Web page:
Wednesday, April 13, 2011

ingredient: CREAM CHEESE

As crazy as it may sound, Philadelphia was once the culinary epicenter of America. Well, we are talking about the late 19th century, a time when people went bananas over zippers. But yes, it’s true, Philadelphia’s reputation for great food led a soon-to-be-very-famous New York State based cream cheese maker to name his brand Philadelphia. That brand became so famous, in fact, that in Spanish one word for "cream cheese" is "queso Filadelfia."

When you really think about it, cream cheese is a funny thing. It’s meant to be eaten fresh, like Mascarpone, not aged, like Brie. The addition of modern stabilizers gives it a questionably long shelf life. It’s sold in a block or a tub, next to the sour cream and Ready Whip, not the feta or the cheddar. You can find cream cheese in almost any supermarket, meaning it's extremely popular, yet almost everyone who’s buying it is planning on eating it in just one scenario (because how many people are making their own cheesecake?) So if you’re ever reaching for cream cheese at the same time as another shopper, feel free to give them a knowing nod that says, “Mmm…bagels.”

Despite its status on the outskirts of real Cheesedom, I love cream cheese. And why not? Recipes for cream cheese can be found from 17th century France. While my dog will only eat the fat-free version, I love all kinds: full fat, plain cream cheese, vegetable cream cheese, cream cheese with salmon. I’m not ashamed to say that you can occasionally find me eating scallion cream cheese even in the absence of bread. Why? Because cream cheese is salty and tangy, moist and creamy. It also fits into the category of “things that can be spread on bread” which means I just love it.

And in case you were wondering, cream cheese is the main ingredient in Crab Rangoon, that awesomely old school Chinese-American appetizer in which cream cheese, imitation crab and scallions are deep fried in wonton wrappers.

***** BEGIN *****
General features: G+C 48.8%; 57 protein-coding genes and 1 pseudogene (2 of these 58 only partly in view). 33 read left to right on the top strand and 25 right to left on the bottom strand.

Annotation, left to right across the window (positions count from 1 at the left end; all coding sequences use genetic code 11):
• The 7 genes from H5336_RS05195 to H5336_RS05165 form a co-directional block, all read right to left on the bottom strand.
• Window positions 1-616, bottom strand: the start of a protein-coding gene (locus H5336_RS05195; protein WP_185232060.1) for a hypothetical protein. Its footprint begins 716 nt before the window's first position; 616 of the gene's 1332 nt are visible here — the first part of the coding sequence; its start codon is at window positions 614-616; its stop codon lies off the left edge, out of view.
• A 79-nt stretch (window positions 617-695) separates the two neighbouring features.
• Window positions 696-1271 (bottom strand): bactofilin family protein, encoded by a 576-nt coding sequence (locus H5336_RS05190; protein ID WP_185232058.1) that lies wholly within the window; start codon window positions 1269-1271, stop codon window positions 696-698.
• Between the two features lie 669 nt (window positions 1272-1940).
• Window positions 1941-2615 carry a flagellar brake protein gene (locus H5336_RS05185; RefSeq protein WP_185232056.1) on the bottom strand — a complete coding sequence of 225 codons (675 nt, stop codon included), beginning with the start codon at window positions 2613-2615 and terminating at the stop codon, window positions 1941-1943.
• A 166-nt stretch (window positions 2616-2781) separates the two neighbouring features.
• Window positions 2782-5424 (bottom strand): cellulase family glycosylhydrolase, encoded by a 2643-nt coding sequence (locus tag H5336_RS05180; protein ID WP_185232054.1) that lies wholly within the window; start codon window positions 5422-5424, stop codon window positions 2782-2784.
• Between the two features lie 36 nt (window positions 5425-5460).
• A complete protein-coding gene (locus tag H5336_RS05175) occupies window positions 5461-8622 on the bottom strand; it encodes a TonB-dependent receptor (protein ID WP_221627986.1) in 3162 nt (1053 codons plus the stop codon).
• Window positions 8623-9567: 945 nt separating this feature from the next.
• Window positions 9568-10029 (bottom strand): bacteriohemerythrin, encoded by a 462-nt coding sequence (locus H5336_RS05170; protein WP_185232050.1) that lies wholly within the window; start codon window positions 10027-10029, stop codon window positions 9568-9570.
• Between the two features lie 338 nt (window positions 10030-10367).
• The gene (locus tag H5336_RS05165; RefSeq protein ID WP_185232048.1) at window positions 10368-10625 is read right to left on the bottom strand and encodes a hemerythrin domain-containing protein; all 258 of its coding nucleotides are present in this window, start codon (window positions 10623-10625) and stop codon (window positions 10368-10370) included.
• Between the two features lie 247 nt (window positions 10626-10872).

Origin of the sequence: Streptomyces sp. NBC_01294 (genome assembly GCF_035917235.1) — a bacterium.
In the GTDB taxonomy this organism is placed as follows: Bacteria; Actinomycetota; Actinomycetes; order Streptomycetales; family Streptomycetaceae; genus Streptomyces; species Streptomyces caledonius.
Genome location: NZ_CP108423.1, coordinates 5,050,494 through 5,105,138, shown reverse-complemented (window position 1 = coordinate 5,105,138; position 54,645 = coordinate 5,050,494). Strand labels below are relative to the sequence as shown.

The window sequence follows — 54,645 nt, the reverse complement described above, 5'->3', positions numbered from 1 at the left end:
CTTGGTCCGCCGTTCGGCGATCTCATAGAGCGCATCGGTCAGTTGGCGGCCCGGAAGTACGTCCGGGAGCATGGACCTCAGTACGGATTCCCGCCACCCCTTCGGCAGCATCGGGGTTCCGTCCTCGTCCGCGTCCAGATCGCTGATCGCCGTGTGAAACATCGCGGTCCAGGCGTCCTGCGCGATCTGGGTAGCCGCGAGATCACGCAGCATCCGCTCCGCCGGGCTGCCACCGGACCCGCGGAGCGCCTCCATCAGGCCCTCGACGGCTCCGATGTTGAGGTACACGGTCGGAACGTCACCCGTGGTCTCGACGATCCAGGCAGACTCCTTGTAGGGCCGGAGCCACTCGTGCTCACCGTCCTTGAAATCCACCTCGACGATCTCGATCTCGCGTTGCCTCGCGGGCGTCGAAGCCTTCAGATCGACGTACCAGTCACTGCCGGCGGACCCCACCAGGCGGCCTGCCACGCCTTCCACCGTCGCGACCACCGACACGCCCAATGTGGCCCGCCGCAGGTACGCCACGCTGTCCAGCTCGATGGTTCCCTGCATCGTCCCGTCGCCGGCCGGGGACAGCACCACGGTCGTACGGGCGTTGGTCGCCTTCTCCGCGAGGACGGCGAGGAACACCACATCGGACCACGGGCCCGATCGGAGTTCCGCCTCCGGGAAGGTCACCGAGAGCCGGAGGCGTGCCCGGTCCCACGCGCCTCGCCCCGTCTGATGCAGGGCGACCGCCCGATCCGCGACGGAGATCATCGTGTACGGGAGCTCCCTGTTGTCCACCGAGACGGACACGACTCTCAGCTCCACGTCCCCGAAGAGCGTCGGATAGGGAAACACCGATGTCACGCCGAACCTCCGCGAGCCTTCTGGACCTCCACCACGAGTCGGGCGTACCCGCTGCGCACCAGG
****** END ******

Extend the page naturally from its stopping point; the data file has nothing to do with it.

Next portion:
Shone’s Carrot Cake

Shone is my aunt, though we’re not actually related by blood. I spent half my childhood with her and her daughter Robin, usually on the way to visit some old house or destination garden on the East Coast. Over the years I learned quite a bit-- not by choice but because I’d be stuck with the adults when my older sister and Robin ran off and I was forced to listen to the advantages of growing Azaleas or the archetypal architecture of Coastal Connecticut.

Something I enjoyed more was spending New Years Day at her house. I went every year until I got old enough to enjoy New Years Eve (at which point New Years Day becomes a dead zone and the new year ostensibly doesn’t start until January 2nd.)

On New Years Day, Shone always served this carrot cake, which I love for its dense, spicy crumb and visible shreds of carrot. She grew up in Hawaii¸ which might explain the secret ingredient in this cake: pineapple. You won't actually taste the pineapple, but you will appreciate the extra moistness. The cream cheese frosting is delicious; tangy but sweet. It’s also the easiest thing in the world to make: put all the ingredients in the food processor and blitz until smooth.


For Cake:
2 1/2 cups flour
2 teaspoons baking soda
¼ teaspoon salt
2 teaspoons cinnamon
1 cup packed brown sugar
1 cup sugar
3 sticks (1.5 c) unsalted butter, softened
3 eggs
2 teaspoon vanilla extract
3 cups grated carrots
½ cup canned crushed pineapple
1 cup raisins

For Cream Cheese Frosting:
8 oz cream cheese
1 1/2 cups confectioner’s sugar
¼ cup (½ stick) unsalted butter
1 teaspoon vanilla
1 tablespoon lemon juice

For cake:

Preheat oven to 350 degrees. Grease a 9 by 13 inch cake pan.

In a large bowl, mix flour, baking soda, salt, cinnamon, brown sugar, and white sugar. Add the butter and beat until fluffy, about 4 minutes. Beat in eggs, one at a time. Beat in vanilla. Gently stir the remaining ingredients.

Pour batter into baking pan (it will be rather thick) and bake for 40 minutes or until tester comes out clean. Let cool

For frosting:
Combine all ingredients in a food processor and pulse until smooth.

Spread frosting over cake.

1 comment:

  1. Hey, came across your blog through serious eats. Like the way things are organized by ingredient. check out my homebrewing blog, it also gets into food/pairing, growing hops, and other beer related stuff.